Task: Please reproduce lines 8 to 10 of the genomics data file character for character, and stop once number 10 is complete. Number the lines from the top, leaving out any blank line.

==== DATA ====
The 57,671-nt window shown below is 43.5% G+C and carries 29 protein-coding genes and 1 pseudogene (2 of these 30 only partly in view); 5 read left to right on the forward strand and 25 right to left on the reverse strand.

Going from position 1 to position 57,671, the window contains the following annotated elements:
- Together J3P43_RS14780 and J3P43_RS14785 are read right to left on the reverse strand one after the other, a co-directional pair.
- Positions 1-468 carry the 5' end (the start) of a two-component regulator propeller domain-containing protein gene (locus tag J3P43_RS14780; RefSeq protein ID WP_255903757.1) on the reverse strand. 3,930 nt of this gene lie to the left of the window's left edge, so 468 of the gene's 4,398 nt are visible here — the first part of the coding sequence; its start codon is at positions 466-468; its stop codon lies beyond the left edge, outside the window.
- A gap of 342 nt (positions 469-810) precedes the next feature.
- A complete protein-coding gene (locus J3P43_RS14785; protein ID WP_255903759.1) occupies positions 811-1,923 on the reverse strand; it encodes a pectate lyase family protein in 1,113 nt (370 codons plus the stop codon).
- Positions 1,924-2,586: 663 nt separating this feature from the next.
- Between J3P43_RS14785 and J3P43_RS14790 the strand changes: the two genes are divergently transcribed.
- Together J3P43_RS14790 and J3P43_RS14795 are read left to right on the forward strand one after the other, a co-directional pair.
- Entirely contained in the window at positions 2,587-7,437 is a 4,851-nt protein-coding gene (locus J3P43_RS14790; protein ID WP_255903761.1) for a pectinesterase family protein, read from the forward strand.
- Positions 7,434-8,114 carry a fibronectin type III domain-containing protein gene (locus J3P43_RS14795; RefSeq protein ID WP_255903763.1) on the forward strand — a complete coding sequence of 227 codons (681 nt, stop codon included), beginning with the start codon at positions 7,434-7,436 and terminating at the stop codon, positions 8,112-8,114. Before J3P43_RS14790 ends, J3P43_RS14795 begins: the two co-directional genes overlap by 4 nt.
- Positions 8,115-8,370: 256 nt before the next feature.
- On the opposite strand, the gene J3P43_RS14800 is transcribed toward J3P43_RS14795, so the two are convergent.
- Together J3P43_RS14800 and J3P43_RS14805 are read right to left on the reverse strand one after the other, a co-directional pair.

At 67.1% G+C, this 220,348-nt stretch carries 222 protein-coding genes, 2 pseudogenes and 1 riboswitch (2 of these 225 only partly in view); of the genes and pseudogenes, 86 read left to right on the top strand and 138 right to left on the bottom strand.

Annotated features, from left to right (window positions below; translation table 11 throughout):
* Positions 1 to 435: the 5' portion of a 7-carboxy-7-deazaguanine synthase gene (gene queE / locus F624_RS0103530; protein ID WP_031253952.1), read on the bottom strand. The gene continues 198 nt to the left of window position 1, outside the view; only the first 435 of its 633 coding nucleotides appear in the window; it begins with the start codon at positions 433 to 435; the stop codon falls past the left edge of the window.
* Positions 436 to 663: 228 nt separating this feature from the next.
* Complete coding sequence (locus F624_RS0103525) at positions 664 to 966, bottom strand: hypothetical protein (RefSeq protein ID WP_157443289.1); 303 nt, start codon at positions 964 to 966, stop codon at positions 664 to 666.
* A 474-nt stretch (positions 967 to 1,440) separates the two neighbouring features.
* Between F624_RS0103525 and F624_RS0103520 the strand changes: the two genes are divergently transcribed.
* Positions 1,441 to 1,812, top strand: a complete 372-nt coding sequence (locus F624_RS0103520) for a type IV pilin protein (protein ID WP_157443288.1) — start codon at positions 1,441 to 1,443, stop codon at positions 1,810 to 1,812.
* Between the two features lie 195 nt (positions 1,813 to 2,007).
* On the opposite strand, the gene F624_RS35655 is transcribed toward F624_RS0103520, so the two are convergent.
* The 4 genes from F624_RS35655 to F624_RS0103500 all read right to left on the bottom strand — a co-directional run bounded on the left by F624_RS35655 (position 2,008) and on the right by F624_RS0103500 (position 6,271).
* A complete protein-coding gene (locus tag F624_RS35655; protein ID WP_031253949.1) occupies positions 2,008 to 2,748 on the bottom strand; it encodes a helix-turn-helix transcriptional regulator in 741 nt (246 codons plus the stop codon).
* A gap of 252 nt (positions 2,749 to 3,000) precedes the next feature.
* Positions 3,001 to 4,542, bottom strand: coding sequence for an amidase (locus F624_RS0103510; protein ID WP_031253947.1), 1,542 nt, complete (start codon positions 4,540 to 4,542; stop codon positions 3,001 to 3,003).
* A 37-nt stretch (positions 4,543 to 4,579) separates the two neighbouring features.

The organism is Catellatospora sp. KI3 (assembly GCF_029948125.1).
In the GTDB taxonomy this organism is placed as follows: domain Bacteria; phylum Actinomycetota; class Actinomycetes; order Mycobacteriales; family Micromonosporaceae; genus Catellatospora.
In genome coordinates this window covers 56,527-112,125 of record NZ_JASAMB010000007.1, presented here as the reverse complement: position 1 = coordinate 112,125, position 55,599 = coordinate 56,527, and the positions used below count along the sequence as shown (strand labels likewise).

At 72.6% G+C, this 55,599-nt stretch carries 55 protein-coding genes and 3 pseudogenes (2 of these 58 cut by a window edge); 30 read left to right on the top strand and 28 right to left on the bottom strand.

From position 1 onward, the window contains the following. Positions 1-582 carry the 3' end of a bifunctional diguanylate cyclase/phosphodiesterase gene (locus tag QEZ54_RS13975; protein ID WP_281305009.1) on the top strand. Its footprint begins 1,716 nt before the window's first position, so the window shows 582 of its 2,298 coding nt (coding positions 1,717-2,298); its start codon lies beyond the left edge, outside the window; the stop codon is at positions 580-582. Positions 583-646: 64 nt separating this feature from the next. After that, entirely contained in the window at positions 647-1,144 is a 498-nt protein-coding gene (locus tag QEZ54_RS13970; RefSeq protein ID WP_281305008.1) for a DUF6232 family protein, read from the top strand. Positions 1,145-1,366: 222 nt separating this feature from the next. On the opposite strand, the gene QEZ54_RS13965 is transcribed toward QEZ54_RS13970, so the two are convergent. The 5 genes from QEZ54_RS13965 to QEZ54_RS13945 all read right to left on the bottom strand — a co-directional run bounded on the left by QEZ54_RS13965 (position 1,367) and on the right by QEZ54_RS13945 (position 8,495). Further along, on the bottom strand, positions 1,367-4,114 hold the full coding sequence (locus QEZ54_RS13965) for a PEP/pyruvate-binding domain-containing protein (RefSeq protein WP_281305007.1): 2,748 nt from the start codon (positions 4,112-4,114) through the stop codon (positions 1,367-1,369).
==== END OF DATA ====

- Between J3P43_RS14785 and J3P43_RS14790 the strand changes: the two genes are divergently transcribed.
- Together J3P43_RS14790 and J3P43_RS14795 are read left to right on the forward strand one after the other, a co-directional pair.
- Entirely contained in the window at positions 2,587-7,437 is a 4,851-nt protein-coding gene (locus J3P43_RS14790; protein ID WP_255903761.1) for a pectinesterase family protein, read from the forward strand.